Honey bees can only produce a surplus (ie harvestable crop) of honey if there is abundant forage of nectar and pollen. Nectar is the basis for honey, and pollen provides the basis for beebread, the fermented mixture fed to bee larvae which then form the workforce to collect the nectar. The workforce can only operate effectively when the bee colony is running efficiently. and this means a healthy, functioning queen; a safe, secure, and appropriate hive; a well-rounded ecosystem to stimulate natural behaviour. If we take honey and/or feed sugar, we upset the delicate balance of incoming nectar vs stores. If a small amount is taken during times of plentiful forage – late spring and early summer – the bees can accommodate this reduction and it doesn’t unduly harm the equilibrium, but viewed as a requisite each year to justify the bees’ presence puts pressure on the colony and the available natural resources.
There is another consideration with honey extraction: it requires lifting, expensive and bulky equipment, glass jars, and a degree of skill. It sounds counter-intuitive, but if we take away the promise of honey, it focusses attention on the educational and mission-statement aspect of the hive, and brings the presence of a hive in to alignment with the conservation ideals of the project.
Ideas for an alternative quantitative “crop” from honey bees include:
- Improved pollination of local fruit trees
- Increased number of no-mow participants
- Choice of native hedgerow as boundaries
- Increased tree and flower planting
- Number of talks and visits educating and informing people of the value of wild spaces
- Reach of social media
Use saved seed, divisions, cuttings and donated plants from the local community to engage and foster a sense of responsibility. Hold plant sales to raise funds rather than selling honey as it presents a much more balanced picture about bees and beekeeping, and is more representative of the inputs/outputs of what bees need.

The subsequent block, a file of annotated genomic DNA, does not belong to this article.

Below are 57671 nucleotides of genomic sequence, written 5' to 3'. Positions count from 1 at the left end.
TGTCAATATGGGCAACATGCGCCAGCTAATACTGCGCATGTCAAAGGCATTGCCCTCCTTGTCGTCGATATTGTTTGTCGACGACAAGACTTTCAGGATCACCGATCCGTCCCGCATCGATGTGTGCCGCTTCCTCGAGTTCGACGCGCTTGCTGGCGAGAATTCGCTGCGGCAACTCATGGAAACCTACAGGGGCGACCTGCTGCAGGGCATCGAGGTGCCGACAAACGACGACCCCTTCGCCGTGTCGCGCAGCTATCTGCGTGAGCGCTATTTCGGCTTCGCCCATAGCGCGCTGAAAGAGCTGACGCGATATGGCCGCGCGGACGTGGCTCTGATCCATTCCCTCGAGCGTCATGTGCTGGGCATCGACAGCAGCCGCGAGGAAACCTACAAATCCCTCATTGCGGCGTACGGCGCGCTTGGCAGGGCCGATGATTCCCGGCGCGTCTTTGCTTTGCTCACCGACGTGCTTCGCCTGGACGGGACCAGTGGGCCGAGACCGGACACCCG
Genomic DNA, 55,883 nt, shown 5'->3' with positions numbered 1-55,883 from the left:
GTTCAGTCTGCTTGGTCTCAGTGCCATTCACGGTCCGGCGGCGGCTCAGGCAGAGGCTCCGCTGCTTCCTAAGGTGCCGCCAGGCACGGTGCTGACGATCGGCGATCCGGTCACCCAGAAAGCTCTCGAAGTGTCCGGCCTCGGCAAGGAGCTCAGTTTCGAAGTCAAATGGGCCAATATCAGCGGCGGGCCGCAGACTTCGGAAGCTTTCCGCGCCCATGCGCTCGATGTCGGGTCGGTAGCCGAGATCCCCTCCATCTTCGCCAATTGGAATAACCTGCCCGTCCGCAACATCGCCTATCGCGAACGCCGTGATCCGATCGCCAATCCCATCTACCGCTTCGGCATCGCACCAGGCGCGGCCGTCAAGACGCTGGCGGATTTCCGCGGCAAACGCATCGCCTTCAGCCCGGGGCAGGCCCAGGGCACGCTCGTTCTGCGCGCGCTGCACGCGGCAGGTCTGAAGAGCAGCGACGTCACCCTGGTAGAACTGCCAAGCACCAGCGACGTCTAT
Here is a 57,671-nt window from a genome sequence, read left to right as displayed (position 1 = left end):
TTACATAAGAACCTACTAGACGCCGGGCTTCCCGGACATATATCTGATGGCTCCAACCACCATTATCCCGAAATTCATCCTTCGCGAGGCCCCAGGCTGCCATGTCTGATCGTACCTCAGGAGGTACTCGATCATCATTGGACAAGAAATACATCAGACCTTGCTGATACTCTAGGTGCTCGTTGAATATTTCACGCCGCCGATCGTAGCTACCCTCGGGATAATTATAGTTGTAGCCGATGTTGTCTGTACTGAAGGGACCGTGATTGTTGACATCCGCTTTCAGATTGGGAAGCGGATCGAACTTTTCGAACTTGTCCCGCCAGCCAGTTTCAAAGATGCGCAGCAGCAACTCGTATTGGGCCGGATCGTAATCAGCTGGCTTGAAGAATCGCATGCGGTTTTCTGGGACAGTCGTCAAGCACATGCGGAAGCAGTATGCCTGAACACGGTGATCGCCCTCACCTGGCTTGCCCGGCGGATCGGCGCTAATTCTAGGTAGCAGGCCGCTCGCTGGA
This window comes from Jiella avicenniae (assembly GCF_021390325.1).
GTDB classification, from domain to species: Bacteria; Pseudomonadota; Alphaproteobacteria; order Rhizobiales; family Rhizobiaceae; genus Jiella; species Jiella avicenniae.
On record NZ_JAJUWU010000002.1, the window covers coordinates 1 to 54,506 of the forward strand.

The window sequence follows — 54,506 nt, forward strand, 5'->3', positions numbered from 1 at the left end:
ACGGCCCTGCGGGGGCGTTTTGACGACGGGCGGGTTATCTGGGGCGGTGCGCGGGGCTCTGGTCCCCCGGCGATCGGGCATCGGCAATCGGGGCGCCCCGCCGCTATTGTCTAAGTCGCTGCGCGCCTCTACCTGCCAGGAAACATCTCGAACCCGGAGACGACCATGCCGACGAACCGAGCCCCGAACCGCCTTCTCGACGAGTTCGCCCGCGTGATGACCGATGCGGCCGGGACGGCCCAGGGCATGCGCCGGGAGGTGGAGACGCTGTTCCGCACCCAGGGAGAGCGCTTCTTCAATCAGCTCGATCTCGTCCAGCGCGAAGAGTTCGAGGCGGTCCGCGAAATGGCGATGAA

The advantage of a beehive over other species is that it is accessible for observation all year round. A couple of lightweight protective tunics can be supplied for those wishing to get in closer to watch the bees at the entrance (there is no need to open the hive). Many hives have windows so that the combs can be seen without disturbing the bees’ internal conditions.
Sweep nets are great for use by children (and adults!) in the summer to show what other species are benefiting from the bees’ presence. Collect and broadcast seed from the wild flowers. Build insect habitat from donated items such as pallets, sticks, broken crockery, and plant stems.
There are many citizen-science initiatives involving wildlife that can be tapped in to as a way of involving the local community. The results of these can be published in parish magazines, newsletters, social media and blogposts.
This is by no means an exhaustive essay, but hopefully clears up some of the potential greenwash/beewash/pollinator-v-honey bee conundrums. If you would like to discuss the benefits or problems with your conservation hives or project, do please contact me at firstname.lastname@example.org